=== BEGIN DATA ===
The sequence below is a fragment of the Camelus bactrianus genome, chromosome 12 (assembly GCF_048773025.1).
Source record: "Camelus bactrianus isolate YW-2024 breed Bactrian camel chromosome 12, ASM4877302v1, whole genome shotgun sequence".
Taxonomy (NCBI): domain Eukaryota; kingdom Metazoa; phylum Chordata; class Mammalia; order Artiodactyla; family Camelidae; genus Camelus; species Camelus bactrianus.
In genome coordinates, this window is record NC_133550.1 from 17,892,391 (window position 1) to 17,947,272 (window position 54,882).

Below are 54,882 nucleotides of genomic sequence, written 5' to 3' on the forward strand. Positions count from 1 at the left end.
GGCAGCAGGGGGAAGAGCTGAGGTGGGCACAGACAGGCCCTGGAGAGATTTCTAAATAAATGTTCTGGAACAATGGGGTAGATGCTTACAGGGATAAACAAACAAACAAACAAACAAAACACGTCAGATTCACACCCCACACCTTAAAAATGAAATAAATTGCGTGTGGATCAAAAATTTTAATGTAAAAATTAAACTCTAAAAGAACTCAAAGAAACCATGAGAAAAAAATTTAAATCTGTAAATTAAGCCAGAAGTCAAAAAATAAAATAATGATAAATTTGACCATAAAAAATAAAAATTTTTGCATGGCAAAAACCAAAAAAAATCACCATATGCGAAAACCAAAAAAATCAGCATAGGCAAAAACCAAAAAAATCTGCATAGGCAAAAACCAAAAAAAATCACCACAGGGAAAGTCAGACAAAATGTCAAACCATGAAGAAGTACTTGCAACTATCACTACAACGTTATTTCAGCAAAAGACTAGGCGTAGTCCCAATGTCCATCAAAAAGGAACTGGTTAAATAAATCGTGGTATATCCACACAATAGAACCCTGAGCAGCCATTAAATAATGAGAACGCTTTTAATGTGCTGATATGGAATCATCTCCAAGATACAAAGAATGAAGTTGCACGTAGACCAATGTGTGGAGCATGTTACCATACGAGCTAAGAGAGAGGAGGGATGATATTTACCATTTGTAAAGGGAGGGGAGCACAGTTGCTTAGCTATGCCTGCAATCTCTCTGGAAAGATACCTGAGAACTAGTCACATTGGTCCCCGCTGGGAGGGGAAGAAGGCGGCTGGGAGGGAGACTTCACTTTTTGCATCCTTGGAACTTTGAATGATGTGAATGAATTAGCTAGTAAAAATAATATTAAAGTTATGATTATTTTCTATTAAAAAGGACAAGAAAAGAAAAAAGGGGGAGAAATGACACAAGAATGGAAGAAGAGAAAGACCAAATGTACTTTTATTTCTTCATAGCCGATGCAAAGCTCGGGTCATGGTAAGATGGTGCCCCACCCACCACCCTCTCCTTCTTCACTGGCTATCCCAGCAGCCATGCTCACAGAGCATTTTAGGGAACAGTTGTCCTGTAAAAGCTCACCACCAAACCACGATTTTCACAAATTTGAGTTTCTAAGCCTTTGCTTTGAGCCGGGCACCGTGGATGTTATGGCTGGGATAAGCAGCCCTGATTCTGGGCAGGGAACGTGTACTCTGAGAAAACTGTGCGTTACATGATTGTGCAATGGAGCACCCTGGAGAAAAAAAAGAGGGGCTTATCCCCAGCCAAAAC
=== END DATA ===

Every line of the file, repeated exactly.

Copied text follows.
The sequence below is a fragment of the Camelus bactrianus genome, chromosome 12 (assembly GCF_048773025.1).
Source record: "Camelus bactrianus isolate YW-2024 breed Bactrian camel chromosome 12, ASM4877302v1, whole genome shotgun sequence".
Taxonomy (NCBI): domain Eukaryota; kingdom Metazoa; phylum Chordata; class Mammalia; order Artiodactyla; family Camelidae; genus Camelus; species Camelus bactrianus.
In genome coordinates, this window is record NC_133550.1 from 17,892,391 (window position 1) to 17,947,272 (window position 54,882).

Below are 54,882 nucleotides of genomic sequence, written 5' to 3' on the forward strand. Positions count from 1 at the left end.
GGCAGCAGGGGGAAGAGCTGAGGTGGGCACAGACAGGCCCTGGAGAGATTTCTAAATAAATGTTCTGGAACAATGGGGTAGATGCTTACAGGGATAAACAAACAAACAAACAAACAAAACACGTCAGATTCACACCCCACACCTTAAAAATGAAATAAATTGCGTGTGGATCAAAAATTTTAATGTAAAAATTAAACTCTAAAAGAACTCAAAGAAACCATGAGAAAAAAATTTAAATCTGTAAATTAAGCCAGAAGTCAAAAAATAAAATAATGATAAATTTGACCATAAAAAATAAAAATTTTTGCATGGCAAAAACCAAAAAAAATCACCATATGCGAAAACCAAAAAAATCAGCATAGGCAAAAACCAAAAAAATCTGCATAGGCAAAAACCAAAAAAAATCACCACAGGGAAAGTCAGACAAAATGTCAAACCATGAAGAAGTACTTGCAACTATCACTACAACGTTATTTCAGCAAAAGACTAGGCGTAGTCCCAATGTCCATCAAAAAGGAACTGGTTAAATAAATCGTGGTATATCCACACAATAGAACCCTGAGCAGCCATTAAATAATGAGAACGCTTTTAATGTGCTGATATGGAATCATCTCCAAGATACAAAGAATGAAGTTGCACGTAGACCAATGTGTGGAGCATGTTACCATACGAGCTAAGAGAGAGGAGGGATGATATTTACCATTTGTAAAGGGAGGGGAGCACAGTTGCTTAGCTATGCCTGCAATCTCTCTGGAAAGATACCTGAGAACTAGTCACATTGGTCCCCGCTGGGAGGGGAAGAAGGCGGCTGGGAGGGAGACTTCACTTTTTGCATCCTTGGAACTTTGAATGATGTGAATGAATTAGCTAGTAAAAATAATATTAAAGTTATGATTATTTTCTATTAAAAAGGACAAGAAAAGAAAAAAGGGGGAGAAATGACACAAGAATGGAAGAAGAGAAAGACCAAATGTACTTTTATTTCTTCATAGCCGATGCAAAGCTCGGGTCATGGTAAGATGGTGCCCCACCCACCACCCTCTCCTTCTTCACTGGCTATCCCAGCAGCCATGCTCACAGAGCATTTTAGGGAACAGTTGTCCTGTAAAAGCTCACCACCAAACCACGATTTTCACAAATTTGAGTTTCTAAGCCTTTGCTTTGAGCCGGGCACCGTGGATGTTATGGCTGGGATAAGCAGCCCTGATTCTGGGCAGGGAACGTGTACTCTGAGAAAACTGTGCGTTACATGATTGTGCAATGGAGCACCCTGGAGAAAAAAAAGAGGGGCTTATCCCCAGCCAAAAC